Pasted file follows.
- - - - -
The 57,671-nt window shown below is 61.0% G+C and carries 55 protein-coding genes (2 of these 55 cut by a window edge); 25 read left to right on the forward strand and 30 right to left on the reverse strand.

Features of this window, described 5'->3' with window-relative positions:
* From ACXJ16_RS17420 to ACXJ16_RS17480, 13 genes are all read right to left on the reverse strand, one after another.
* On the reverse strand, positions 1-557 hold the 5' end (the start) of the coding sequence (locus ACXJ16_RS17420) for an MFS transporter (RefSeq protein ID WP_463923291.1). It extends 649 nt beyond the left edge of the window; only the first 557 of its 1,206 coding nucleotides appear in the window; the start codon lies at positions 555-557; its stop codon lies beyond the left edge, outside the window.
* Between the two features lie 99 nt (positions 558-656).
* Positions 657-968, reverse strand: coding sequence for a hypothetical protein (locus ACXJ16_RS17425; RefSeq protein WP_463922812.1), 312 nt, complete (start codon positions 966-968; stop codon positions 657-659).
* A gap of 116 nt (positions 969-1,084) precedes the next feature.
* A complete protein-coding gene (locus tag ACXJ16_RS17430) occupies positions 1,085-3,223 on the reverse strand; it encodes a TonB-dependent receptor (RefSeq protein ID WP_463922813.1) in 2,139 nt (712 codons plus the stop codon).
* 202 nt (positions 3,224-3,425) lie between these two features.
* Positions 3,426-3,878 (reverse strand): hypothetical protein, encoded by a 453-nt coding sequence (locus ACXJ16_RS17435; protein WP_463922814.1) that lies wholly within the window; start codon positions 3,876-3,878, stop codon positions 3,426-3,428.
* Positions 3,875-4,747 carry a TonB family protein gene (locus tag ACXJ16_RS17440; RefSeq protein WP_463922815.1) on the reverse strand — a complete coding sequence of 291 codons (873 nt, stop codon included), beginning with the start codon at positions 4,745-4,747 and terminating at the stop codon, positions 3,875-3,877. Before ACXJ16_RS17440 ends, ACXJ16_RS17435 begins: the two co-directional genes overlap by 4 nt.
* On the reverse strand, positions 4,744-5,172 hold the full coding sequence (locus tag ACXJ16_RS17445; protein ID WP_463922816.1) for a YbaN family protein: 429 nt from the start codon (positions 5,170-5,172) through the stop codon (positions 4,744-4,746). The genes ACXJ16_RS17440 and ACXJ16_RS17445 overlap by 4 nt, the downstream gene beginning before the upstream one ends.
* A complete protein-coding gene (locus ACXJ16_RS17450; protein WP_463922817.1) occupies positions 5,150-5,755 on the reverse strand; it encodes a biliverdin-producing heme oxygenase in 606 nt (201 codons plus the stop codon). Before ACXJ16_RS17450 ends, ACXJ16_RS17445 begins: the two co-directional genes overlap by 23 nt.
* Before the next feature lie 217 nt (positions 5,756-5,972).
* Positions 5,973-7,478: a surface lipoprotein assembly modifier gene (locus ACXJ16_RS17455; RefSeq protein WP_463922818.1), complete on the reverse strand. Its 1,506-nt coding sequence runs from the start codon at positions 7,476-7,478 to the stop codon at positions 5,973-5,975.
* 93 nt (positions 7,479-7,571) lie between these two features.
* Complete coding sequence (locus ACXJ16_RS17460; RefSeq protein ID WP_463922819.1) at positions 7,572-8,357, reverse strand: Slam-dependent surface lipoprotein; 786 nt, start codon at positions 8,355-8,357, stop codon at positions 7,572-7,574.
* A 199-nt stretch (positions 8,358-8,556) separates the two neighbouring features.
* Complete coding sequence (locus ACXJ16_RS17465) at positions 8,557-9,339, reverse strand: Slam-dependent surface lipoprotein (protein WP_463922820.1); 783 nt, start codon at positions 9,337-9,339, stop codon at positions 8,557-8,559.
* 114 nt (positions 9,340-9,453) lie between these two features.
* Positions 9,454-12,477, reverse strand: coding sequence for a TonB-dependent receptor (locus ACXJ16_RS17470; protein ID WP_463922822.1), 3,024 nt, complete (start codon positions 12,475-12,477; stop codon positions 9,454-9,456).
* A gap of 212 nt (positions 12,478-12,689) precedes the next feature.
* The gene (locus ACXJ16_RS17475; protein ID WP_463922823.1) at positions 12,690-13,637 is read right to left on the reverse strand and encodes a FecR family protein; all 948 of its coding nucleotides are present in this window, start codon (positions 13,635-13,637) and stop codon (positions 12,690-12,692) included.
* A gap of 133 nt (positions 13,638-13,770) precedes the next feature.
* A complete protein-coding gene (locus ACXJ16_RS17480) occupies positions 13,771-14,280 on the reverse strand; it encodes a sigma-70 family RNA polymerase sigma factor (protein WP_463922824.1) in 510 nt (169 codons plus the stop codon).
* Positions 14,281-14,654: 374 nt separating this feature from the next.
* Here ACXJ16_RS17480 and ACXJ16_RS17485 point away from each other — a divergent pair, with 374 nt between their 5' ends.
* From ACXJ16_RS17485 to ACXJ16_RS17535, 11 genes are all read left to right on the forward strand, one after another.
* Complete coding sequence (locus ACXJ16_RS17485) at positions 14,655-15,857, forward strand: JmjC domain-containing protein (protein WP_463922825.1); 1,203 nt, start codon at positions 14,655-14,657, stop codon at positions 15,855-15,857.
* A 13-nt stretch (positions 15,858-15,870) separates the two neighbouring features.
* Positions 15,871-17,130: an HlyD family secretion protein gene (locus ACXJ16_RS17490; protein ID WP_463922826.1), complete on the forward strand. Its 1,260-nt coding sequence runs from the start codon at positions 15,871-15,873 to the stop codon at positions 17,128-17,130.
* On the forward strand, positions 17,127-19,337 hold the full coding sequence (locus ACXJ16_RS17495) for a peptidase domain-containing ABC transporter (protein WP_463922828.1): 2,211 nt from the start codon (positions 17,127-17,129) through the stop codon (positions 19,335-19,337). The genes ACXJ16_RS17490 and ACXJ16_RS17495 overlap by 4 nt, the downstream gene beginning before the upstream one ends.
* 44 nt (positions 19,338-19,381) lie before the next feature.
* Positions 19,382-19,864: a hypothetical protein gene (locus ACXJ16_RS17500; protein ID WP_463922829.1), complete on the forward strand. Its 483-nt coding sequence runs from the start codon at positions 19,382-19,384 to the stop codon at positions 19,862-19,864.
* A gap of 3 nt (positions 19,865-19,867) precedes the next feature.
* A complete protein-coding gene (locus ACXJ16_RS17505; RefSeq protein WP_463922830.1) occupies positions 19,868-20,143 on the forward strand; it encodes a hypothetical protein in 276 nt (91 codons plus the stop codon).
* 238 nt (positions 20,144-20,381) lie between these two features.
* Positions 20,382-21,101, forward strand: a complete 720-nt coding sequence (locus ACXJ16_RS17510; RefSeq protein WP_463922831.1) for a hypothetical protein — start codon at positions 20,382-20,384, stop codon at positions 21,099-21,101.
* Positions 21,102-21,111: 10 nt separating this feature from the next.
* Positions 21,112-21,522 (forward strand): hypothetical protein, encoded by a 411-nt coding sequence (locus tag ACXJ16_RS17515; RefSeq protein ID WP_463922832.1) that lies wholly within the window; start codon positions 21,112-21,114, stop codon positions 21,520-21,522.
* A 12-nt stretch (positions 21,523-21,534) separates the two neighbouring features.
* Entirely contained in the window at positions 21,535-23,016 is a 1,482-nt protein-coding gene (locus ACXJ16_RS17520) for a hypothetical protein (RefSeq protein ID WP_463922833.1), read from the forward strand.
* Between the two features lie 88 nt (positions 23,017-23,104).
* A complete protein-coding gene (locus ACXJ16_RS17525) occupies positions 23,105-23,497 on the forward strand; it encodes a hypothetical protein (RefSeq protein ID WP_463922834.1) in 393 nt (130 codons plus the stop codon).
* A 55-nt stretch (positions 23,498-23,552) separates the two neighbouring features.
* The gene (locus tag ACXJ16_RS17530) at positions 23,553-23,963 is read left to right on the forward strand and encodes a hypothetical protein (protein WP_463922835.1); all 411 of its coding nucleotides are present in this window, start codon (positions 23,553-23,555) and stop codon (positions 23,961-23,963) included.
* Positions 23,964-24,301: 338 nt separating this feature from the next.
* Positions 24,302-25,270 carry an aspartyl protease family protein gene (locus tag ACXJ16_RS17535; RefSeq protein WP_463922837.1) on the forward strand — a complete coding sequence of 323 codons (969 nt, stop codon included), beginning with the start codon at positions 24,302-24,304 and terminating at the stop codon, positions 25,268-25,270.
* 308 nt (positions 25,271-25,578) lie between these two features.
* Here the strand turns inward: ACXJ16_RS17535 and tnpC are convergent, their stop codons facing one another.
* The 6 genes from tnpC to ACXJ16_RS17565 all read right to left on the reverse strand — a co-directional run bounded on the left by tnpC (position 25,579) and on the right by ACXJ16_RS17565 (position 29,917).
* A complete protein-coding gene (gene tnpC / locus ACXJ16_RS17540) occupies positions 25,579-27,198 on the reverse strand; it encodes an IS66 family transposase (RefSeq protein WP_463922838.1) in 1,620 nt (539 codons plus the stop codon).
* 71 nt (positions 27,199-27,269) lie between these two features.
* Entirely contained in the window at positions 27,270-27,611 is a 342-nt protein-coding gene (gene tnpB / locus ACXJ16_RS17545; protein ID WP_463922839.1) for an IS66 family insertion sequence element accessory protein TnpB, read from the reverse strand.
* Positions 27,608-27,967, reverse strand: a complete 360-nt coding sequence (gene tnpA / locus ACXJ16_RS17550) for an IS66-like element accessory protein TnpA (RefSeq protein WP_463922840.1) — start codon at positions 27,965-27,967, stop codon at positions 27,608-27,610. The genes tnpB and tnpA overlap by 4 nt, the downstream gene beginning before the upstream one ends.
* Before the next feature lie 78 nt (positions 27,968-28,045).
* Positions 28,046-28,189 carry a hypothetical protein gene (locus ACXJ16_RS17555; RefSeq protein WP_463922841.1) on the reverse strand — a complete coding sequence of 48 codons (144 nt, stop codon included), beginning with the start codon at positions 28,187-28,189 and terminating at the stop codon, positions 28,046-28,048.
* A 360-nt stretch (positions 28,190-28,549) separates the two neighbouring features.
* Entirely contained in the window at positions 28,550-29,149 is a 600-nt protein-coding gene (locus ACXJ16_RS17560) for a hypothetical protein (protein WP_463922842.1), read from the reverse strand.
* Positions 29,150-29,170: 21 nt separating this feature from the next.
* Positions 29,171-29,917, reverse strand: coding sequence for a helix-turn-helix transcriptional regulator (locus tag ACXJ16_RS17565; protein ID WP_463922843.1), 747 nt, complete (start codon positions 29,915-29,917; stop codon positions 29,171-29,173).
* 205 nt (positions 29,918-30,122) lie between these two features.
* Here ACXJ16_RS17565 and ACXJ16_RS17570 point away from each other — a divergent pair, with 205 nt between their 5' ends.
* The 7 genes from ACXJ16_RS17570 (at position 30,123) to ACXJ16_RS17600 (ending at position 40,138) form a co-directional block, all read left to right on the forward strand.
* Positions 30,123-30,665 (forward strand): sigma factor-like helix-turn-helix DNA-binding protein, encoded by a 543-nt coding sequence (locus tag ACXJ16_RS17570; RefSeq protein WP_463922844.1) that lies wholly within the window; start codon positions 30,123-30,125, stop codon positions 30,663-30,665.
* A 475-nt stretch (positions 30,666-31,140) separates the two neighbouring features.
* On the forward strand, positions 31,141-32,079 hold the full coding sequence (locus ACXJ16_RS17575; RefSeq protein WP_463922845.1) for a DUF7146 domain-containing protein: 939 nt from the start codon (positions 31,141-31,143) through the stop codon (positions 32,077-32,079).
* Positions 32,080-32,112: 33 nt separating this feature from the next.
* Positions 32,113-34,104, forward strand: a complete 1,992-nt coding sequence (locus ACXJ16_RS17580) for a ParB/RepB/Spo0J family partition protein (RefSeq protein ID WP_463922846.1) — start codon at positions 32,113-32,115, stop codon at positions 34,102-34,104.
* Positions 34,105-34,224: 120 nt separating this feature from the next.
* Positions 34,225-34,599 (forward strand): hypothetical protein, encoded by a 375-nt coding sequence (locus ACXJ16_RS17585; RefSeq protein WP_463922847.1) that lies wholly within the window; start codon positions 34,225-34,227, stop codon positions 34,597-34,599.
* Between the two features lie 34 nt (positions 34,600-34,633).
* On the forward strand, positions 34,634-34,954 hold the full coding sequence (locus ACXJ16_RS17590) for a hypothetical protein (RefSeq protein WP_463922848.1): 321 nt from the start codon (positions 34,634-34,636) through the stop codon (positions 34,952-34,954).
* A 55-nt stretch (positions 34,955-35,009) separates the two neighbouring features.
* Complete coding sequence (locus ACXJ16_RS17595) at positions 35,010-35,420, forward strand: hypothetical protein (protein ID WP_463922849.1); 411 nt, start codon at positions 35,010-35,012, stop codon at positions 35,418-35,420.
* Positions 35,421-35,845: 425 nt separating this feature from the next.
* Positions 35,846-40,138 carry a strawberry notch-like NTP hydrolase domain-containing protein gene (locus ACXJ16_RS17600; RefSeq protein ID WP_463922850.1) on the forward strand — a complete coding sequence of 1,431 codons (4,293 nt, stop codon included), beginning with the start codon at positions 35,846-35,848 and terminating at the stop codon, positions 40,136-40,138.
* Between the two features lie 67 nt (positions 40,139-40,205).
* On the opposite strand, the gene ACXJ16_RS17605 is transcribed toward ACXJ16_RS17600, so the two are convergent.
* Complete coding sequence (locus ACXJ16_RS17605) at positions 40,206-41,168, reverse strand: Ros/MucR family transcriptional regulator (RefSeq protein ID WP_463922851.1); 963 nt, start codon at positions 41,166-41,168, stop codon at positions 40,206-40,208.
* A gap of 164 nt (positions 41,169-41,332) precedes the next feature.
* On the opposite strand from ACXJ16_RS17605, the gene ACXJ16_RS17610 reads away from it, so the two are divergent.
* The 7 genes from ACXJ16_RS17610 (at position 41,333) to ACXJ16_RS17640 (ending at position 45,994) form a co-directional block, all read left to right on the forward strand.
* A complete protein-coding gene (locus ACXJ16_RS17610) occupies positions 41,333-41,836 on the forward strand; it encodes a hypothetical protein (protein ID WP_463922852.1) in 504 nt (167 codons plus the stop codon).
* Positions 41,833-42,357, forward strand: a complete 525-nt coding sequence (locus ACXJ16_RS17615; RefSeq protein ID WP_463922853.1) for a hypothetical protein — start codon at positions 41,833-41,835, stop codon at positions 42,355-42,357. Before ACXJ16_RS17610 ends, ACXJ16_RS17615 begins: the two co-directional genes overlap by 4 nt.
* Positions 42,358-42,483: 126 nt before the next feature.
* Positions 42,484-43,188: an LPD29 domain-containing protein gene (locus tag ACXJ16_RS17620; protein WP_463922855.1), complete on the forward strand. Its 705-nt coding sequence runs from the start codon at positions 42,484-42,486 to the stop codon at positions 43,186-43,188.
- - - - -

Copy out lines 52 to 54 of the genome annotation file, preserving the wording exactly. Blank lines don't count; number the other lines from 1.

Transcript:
* A complete protein-coding gene (gene tnpC / locus ACXJ16_RS17540) occupies positions 25,579-27,198 on the reverse strand; it encodes an IS66 family transposase (RefSeq protein WP_463922838.1) in 1,620 nt (539 codons plus the stop codon).
* 71 nt (positions 27,199-27,269) lie between these two features.
* Entirely contained in the window at positions 27,270-27,611 is a 342-nt protein-coding gene (gene tnpB / locus ACXJ16_RS17545; protein ID WP_463922839.1) for an IS66 family insertion sequence element accessory protein TnpB, read from the reverse strand.